'Sky Climbers'! - Risky ride to clean high rise buildings
It is not a job for the faint of heart, but it is one which Rudolph Murray and Sherman Anderson enjoy, so much so that they have been doing it for at least 10 years each.
Murray and Anderson are among a handful of Jamaicans who call themselves 'sky climbers', and who take on the job of going to the top of some of the tallest buildings in Jamaica to paint, clean windows, pressure-wash walls, install signs, and other changes.
Despite facing the heights for the past 15 years, Murray still regularly contemplates quitting, as he questions his decision to take on such a dangerous profession.
"When certain things reach you, you question yourself. Why am I up here doing this?" said Murray.
"Coming down you say, 'yuh know mi not going back up der'. But when you remember that it's a job and someone has to get it done and you're already in the business, by the next day you just shake it off and move on," added Murray, as he told our news team that the scariest part of his job is when there is a sudden gust of wind which sends the sky-climbing chair dancing.
DANGERS OF THE JOB
"It is a job, so we have to get it done, but there is risk included. It is a risky job but as years pass you just brave up. Sometimes we will have cold feet, especially on a windy day when we are up there and the breeze catches us and the chair makes two dances."
Murray is still haunted by the passing of one his co-workers who fell while working on a building in downtown Kingston.
"The machine broke down part way and he was trying to get up there (top of building) in such a silly way, by climbing on to the rope, as he had seen another co-worker who is good at that do," Murray recounted. "But when he got halfway his hands started to give way and he fell to the ground."
The father of two said the profession is not one he would encourage his 22-year-old son to get involved in despite having been introduced to it by his brother.
"These young people take everything lightly, and to do a serious job you have to make certain of your safety," said Murray.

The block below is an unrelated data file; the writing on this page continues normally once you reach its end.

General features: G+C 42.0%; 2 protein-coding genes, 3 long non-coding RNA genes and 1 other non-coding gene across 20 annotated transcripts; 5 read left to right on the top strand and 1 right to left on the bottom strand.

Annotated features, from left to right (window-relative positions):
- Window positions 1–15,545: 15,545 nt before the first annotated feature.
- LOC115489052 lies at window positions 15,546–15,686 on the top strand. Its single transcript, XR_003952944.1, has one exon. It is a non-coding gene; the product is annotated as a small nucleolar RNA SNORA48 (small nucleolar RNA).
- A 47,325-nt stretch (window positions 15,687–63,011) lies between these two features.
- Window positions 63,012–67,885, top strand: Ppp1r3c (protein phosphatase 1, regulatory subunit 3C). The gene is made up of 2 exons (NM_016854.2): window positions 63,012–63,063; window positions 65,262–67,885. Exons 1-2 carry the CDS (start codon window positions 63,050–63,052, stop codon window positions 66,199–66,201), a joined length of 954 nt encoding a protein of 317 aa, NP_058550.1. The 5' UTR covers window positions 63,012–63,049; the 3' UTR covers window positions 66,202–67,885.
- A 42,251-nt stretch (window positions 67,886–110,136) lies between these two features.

"Before you touch this (sky) chair in the mornings at work you have to check everything, even the rigging of the roof," added Murray.
Anderson, who quit his job as a painter 10 years ago to become a sky climber, said his first job was the Petroleum Corporation of Jamaica building, and that was the only time he actually felt fearful.
"You only feel a way the first time you go up," said Anderson.
"After I saw how it worked and knew I had surety at the top because we have our safety belts and a rope that's tied to the top, so in case of an accident, the rope keeps you up until someone comes," added Anderson.
Murray and Anderson both work for SkyJam Building Services Limited, which is owned by Adrian King.
The company is into the general maintenance of buildings and has five persons on staff, with up to 35 persons engaged on contract when required.
"We do everything to do with the maintenance of tall buildings, and we rent the equipment to the construction sector as well," said King.
"We don't have many high rises in Kingston, and then the cycle is they will paint every five to seven years. So there is a market for general maintenance, window cleaning and so on, which comes more often than the painting," added King.
He said the highest building his company has worked on is between the Moon Palace Hotel (formerly Jamaica Grand), which is roughly 145 feet, and PanJam building (125-130 feet).